I hope everyone has a Hoppy Easter!

Thursday, April 7, 2011

In high-heels and pearls...

So, I know this will be the third time I have changed directions with my blog, but this time I think I have found a direction I can sail with. I got to thinking the other day about what truly inspires me. What lights up my face when reading about, or viewing? It turned out to be anything domestic. I am a true blue, modern day poster child for the 1950's housewife wanna-be. And then I started thinking about the real 1950's housewives I have known in my life: my two grandmothers. Neither were the type of housewife I have envisioned from the reruns of Leave it to Beaver, or I Love Lucy. Nor were they the type of housewife I have envisioned myself one day becoming; the kind that gets her kids ready for school, bakes a pie in a frilly apron, and then sits around by the pool playing poker and sipping margaritas with the other housewives of the neighborhood. To explain to you what kind of housewives they were I will have to tell you the background of each.Minnie Frances Hamilton Guinn, (I affectionately refer to her as Granny) was born on December 31, 1929, during the time of the depression. She had 5 brothers and sisters. Her father worked on the railroad; hewas gone during the week, and came home only on the weekends. Granny once told me that when she and her sisters heard the whistle of the train coming through town on friday, they would promptly run inside the house and replace their trousers with dresses, because their father believed that true ladies only wore skirts and dresses. Granny was married to my grandfather at 16 years old. At this point, she took on the duties that were expected of a "housewife" during that time. She woke up with the rooster (literally), and prepared a large breakfast for the family, usually eggs, bacon/sausage, biscuits and gravy. She milked and fed the cows, raised chickens, and plowed and tilled the crops right along with my grandfather. In the heat of summer she would strip tobacco along with the men, wearing long sleeves and a large hat because she did not want her pale skin to freckle. Although she worked out in the field, she was a tiny woman with auburn hair and bright green eyes, and took great pride in her appareance. She would return to the house to cook a large meal for my grandfather and the work hands. For this she usually cooked fried chicken, mashed poatoes, corn bread and vegetables. She always had a cake or a pie, as well. She cooked just as large of a meal for dinner every night too. She also made her childrens clothes. In fact, if they had had Project Runway in her younger days, there is no doubt in my mind she would have taken home first prize. She knitted elaborate doilies, and made quilts. She gardened and mowed and planted the entire 2 acre lot their home sits on. She did it all, and looked absolutely stunning while doing it too. Her beauty, and poise are still talked about by all who know her.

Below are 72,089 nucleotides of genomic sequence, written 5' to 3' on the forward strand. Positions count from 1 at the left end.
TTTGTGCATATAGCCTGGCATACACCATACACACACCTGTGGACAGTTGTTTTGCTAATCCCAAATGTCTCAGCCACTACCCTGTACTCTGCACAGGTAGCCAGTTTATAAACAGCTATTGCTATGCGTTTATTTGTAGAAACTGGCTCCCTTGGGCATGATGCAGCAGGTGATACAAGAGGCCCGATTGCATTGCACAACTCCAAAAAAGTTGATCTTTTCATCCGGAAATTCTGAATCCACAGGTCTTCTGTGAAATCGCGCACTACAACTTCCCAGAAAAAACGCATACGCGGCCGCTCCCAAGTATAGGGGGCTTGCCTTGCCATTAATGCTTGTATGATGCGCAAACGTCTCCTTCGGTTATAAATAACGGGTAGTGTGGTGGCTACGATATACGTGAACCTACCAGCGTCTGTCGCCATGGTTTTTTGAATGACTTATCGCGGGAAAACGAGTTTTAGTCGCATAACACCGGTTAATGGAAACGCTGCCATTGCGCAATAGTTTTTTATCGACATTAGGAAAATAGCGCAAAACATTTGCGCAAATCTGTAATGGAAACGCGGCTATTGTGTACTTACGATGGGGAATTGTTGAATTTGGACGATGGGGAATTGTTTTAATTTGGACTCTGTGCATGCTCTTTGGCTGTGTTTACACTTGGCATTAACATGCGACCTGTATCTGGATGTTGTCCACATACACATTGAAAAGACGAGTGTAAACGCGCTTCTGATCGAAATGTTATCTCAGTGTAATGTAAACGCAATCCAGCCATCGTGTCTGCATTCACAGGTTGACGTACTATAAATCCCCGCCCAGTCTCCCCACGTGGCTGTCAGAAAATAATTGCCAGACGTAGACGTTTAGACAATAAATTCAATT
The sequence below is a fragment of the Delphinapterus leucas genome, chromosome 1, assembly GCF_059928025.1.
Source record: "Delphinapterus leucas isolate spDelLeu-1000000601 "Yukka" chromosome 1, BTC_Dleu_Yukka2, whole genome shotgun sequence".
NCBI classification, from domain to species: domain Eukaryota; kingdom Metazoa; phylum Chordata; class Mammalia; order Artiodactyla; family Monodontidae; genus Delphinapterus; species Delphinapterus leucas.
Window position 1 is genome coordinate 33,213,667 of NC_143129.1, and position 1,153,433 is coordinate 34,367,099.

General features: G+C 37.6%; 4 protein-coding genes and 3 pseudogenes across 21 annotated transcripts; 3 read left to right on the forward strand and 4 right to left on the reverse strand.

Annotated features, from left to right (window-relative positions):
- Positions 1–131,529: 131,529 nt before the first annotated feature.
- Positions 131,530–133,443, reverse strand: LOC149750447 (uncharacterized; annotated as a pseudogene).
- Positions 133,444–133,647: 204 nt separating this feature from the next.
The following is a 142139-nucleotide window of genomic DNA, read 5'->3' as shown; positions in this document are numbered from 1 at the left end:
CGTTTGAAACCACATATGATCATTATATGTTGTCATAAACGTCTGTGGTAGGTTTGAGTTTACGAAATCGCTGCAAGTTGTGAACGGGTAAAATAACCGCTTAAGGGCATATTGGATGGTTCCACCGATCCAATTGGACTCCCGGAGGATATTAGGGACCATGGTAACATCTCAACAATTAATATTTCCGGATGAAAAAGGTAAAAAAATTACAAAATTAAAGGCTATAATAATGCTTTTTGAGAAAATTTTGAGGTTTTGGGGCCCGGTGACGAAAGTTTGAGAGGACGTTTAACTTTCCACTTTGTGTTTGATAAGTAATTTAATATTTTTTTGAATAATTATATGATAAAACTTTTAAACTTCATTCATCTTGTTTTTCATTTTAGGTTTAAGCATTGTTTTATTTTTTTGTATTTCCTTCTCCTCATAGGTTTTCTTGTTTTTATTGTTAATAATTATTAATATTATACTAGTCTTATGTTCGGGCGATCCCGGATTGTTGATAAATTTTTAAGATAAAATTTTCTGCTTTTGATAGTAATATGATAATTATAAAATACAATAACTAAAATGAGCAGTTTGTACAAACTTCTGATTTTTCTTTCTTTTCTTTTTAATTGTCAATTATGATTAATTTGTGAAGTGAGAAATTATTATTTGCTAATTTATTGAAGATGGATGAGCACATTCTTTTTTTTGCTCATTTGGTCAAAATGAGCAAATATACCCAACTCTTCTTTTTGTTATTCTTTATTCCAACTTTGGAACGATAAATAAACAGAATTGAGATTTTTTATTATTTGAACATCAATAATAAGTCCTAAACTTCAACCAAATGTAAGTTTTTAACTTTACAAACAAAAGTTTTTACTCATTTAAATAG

Norma Lea Courson Martin, (who I affectional call Ma) was born in Raleigh, MO on February 11, 1927. She always joked that she was a day older than Abraham Lincoln. Her father also worked on the railroad and died when she was young. Ma had her fair share of tradgies in her early days. Her older sister died during childbirth, and her mother and little sister died during a large flood in the 1940's. Ma met my Nandaddy while she was working at a local soda fountain downtown Raleigh. He was a soldier stationed in the area, and when he saw her he spilt a milkshake all down the front of his pants. They married and she moved to a large farm with a tiny farmhouse in the boonedocks of Horse Cave, KY where my Nandaddy's family was from. They lived in a tiny civil war house on a 30 acre farm, that had no running water, and no heat. The fireplaces in the room served as the only sources of heat. My grandmother was said to have farmed that entire piece of land on her own, milking cows, and raising crops, while my grandfather was out "loafing", or politicing since he was a public offical in our county. She was an involved member of the Waterloo Homemakers club. She did it all. She made ceramics, pottery, quilts, jewelry. She had a green thumb that is still talked about in our town to this day. She always had english roses and bleeding heart plants. She could make anything grow. She was also a phenomenal cook. Her angel biscuits, meatloaf, and apple pie were some of my favorites. And I have recently inhereted her recipe for homemade pralines, that I will always regard as a deep family secret. She was one of the most giving and loving people I have ever known in my life. (I see so much of her in my father.) Both of my grandmothers were complete and total SUPERWOMEN!! All of the talents that they perfected are quickly becoming dying arts. They did everything a man did, AND everything a woman was expected to do, and they did it all in pearls, dresses, and high-heels. Therefore, my mission, is to live up to the legacy that these amazing woman paved for me. I plan to learn the trades they mastered, and do them with as much grace, poise, and style as they did.
Wish me luck, I have big high-heels to fill!